‘Tis the Season to Pick Olives, tra la la la la la la la la…..

Empty boxes in the field waiting to be filled. Beautiful November day.

Empty boxes in the field waiting to be filled. Beautiful November day.

One of the first questions I am asked when I speak to anyone about olives is, ‘Do you grow green or black olives?’ The answer is that all olives start off their life on the tree as green olives and then they turn black when fully mature. I didn’t know that myself until I came here to Italy, I assumed, as do most people that there are two types of olives grown, green or black. If picked in the middle of October, some of the olives will have turned black and some will still be green. I also didn’t know how beautiful olive oil could smell and taste; it was a complete revelation to me. As a young child my mother had put olive oil on my feet, I did a lot of ballet dancing as a child, I’m not sure what the olive oil was supposed to do but what I remember is the smell, ‘Yuk’, is all I can say.

The first time I experienced newly pressed olive oil I was completely overwhelmed with the freshness of the scent. I had been picking for a few days and it was as though the tree, the olives, the leaves, everything I had been working in and around, had been brought together in liquid form. It was amazing and I honestly felt I could just drink a glass of it. I didn’t of course but I did taste it neat from a spoon without any bread, salad or any seasoning. It was delicious. Mild and fruity, there was a slight after burn at the back of the throat after swallowing. Perfect! The great thing is that after five years of harvesting I still get a thrill when I remove the lid from the 50 litre can of fresh virgin oil, breathe in the perfume and get ready to taste the content.

Empty 50 Litre Oil Can...most exciting picture I've posted.

Empty 50 Litre Oil Can…most exciting picture I’ve ever posted. I suppose I could have pretended it was a full can, (it’s dark inside…)

The next question asked is, ‘What is extra-virgin oil?’ Well, as far as I know it’s the oil that comes from the first pressing and when the temperature of the press does not rise above 30deg. In other words the olives are not pressed so hard that machines get hot and the oil is spoiled. A true extra-virgin oil must be tested to prove that it is free from additives and contain no more than 0.8% free acidity (oleic acid)… bla…bla…bla…I don’t really understand any of this so if you want to know more I suggest you Google it. The oil I have is bloody lovely, that’s all I care about!

Bottle of freshly pressed oil

Bottle of freshly pressed oil

Raccolta delle olive (Olive harvest)

Each year friends and family help to pick the olives. Whether you’re Italian or stranieri (foreigners) it’s the same. Most Italians families living in the countryside have enough trees to produce sufficient oil to last for the year. They use huge amounts of olive oil, not just for cooking but plenty for eating too. They take it with bread or pour it over salad with a little lemon juice or apple vinegar and seasoning. The average Italian family probably use around 40 litres a year, so I’m told.

Helping Hands

Helping Hands

Younger helpers always welcomed! Some eager visitors!

Younger helpers always welcomed! Some eager visitors!

 

More Helping Hands

More Helping Hands

Picking starts in the middle of October, although I have heard of some who begin very early in September in order to have very green oil but I find that a little to bitter for my taste. The press normally opens in October and operates until the end of November or perhaps into the early part of December. At the height of the season the press will be open for 24hours a day.

Spreading the Net

Spreading the Net

A large net (or two) is placed under the tree and then everyone scrapes the olives from the branches either with their hands or with a short or long handled rake. It is difficult sometimes to reach the very top branches but The Man usually gets up the tree with the clippers or a saw and prunes the tree (drastically!). The branches that are cut off can then be conveniently stripped on the ground; onto the net of course. It takes quite a long time and any newcomers are very keen at the start of the day but after about four hours picking the enthusiasm wanes. It makes your back, shoulder, wrists and legs ache and you find muscles where you never knew they existed! Coffee, tea and snacks are provided and then pickers are rewarded with a large lunch and lashings of wine! So it’s not all bad.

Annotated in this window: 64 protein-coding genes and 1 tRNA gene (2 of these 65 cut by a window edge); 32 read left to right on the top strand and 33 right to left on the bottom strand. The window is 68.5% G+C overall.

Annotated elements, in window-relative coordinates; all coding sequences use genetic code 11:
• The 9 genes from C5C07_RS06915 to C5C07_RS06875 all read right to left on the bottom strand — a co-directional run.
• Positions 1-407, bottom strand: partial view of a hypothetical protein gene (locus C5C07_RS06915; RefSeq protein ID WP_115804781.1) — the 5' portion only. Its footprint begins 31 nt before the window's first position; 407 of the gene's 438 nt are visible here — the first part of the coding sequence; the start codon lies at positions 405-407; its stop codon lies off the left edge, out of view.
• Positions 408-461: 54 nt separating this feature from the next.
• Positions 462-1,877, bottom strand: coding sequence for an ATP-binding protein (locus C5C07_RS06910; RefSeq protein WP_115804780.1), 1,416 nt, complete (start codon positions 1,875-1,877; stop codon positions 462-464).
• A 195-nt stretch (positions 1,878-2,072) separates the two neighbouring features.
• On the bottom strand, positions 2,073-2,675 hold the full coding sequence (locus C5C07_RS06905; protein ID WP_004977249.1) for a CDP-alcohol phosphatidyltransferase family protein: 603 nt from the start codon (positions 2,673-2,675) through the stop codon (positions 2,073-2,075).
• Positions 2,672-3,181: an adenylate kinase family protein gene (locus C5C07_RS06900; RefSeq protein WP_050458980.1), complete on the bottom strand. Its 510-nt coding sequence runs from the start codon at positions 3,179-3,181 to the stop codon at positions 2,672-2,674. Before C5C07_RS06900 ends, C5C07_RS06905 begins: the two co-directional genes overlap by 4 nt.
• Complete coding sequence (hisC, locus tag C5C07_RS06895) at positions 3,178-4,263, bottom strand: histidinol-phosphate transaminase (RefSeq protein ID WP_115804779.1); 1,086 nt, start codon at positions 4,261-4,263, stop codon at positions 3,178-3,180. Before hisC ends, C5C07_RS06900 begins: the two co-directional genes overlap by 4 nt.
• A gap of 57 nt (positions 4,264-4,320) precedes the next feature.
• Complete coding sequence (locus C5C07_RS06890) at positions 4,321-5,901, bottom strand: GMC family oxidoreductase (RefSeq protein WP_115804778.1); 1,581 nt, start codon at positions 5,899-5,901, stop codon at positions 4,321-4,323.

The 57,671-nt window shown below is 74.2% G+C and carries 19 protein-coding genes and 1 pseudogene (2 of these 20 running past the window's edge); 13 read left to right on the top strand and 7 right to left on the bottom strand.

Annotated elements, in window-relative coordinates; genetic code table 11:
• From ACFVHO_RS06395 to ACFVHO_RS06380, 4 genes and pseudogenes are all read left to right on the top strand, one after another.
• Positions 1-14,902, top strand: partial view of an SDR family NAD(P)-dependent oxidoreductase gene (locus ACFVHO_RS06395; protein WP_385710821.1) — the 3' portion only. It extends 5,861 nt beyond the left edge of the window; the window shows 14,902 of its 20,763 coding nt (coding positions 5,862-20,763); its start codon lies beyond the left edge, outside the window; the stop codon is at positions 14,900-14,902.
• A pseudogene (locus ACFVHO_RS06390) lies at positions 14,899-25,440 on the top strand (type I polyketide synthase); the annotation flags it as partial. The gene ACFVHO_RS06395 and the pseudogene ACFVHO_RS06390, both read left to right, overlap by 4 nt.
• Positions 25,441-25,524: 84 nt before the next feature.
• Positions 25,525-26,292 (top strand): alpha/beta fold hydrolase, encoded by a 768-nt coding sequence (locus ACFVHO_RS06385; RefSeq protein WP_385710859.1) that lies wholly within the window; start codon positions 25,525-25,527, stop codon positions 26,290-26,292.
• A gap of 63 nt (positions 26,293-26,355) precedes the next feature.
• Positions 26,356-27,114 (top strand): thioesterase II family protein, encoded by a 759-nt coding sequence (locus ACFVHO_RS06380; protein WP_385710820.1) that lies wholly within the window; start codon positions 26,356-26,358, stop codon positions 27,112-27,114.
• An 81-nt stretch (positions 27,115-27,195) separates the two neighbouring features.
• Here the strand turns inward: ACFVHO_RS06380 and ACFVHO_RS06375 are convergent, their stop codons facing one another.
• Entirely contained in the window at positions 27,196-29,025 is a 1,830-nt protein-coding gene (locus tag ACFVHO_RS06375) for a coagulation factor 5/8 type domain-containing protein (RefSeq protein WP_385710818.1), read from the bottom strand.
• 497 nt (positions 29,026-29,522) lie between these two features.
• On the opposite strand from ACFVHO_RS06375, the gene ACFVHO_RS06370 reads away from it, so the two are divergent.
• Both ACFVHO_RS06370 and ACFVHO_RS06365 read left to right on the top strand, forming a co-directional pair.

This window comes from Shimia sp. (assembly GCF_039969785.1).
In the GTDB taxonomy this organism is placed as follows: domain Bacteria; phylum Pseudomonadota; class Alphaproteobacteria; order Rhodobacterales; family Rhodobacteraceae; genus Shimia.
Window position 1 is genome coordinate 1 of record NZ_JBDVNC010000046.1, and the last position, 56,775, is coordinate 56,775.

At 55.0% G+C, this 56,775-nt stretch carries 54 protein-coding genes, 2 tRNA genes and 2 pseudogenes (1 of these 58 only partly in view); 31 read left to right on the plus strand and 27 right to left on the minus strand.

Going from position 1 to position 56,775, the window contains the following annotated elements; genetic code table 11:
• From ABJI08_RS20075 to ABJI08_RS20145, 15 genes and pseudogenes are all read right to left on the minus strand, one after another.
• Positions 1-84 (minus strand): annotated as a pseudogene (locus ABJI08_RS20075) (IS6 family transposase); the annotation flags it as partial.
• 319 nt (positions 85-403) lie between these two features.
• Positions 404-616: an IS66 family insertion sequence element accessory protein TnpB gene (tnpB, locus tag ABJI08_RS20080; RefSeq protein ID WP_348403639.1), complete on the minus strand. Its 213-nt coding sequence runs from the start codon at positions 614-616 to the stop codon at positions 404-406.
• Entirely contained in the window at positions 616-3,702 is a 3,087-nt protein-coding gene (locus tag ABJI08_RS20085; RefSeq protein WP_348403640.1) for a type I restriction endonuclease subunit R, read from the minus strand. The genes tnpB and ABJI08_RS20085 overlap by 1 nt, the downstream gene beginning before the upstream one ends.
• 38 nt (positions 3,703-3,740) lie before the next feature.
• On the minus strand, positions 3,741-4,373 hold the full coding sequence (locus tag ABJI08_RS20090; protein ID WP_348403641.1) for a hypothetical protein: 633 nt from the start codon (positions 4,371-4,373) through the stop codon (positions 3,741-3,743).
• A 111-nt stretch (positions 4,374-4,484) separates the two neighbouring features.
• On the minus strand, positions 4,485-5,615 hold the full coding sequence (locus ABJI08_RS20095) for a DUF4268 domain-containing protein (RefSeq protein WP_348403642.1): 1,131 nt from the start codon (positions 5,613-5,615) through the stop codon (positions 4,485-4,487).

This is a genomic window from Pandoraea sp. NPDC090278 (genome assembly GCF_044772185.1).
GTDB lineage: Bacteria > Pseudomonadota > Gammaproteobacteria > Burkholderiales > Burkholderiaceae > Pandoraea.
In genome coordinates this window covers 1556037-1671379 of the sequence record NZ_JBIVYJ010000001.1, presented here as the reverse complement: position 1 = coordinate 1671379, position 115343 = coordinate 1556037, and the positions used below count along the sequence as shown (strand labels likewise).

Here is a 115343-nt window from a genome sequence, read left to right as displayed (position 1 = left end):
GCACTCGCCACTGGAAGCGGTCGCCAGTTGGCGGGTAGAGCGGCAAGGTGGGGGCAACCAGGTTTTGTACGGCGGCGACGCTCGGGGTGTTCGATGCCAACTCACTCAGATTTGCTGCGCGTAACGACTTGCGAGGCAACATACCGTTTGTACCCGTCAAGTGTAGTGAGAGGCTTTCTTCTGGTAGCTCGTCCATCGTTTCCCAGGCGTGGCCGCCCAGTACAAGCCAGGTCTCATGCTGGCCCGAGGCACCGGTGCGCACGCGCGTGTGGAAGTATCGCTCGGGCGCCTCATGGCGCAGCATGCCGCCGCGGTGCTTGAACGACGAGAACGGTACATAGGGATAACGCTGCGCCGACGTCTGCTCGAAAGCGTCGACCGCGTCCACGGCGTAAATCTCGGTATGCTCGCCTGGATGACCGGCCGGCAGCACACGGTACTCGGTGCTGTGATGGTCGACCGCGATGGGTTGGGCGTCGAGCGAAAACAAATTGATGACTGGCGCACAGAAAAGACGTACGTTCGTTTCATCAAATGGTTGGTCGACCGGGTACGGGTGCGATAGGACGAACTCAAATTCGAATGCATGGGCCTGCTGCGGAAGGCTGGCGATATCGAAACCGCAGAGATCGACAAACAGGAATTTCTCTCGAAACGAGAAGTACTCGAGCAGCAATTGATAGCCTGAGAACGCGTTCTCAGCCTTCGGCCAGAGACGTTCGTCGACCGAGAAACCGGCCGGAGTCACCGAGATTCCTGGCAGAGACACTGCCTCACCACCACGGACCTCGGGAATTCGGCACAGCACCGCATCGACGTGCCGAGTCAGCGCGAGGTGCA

Lunch !

Lunch ! (actually 2012 lunch)

The Dog Helping (NOT)

The Dog Helping (NOT)

There are a few dangers associated with olive picking, falling out of the tree and being stabbed in the eye by the very sharp olive leaf. It happened to me a couple of years ago. It makes sense to wear eye protection. It’s also important to take care when climbing the tree, as the older branches can be quite brittle and not able to take too much weight. Take note, The Man.

The Man...at the helm of the olive tree.

The Man…at the helm of the olive tree.

Off to the press with a full load

Off to the press with a full load

Arriving at the Press

Arriving at the Press

Loriana and Maria Pia working hard at the press

Loriana and Maria Pia working hard at the press

Weighing in...one of these big boxes holds about 250k of fruit

Weighing in…one of these big boxes holds about 250k of fruit

The olives start their journey through the press

The olives start their journey through the press

Olives enter the first stage of pressing

Olives enter the first stage of pressing

End Product

End Product

Phew! Finished picking now until next year! Plenty of work left to do with tidying up and more pruning etc., Think I’ll leave that the The Man…and his dog.

Evening Market…

Piazza Del Popolo

Piazza Del Popolo

Fermo Antiques Market in Marche, compared to Arezzo in Tuscany, is not as big and doesn’t have as many furniture or larger antique stalls but the atmosphere is fabulous. It’s held every Thursday evening during July and August and when darkness falls around 8 30 pm it gets very busy and there’s a distinct hum of excitement, money exchanging hands and everyone looking for a bargain.

Antiques and Bric-a-Brac

Antiques and Bric-a-Brac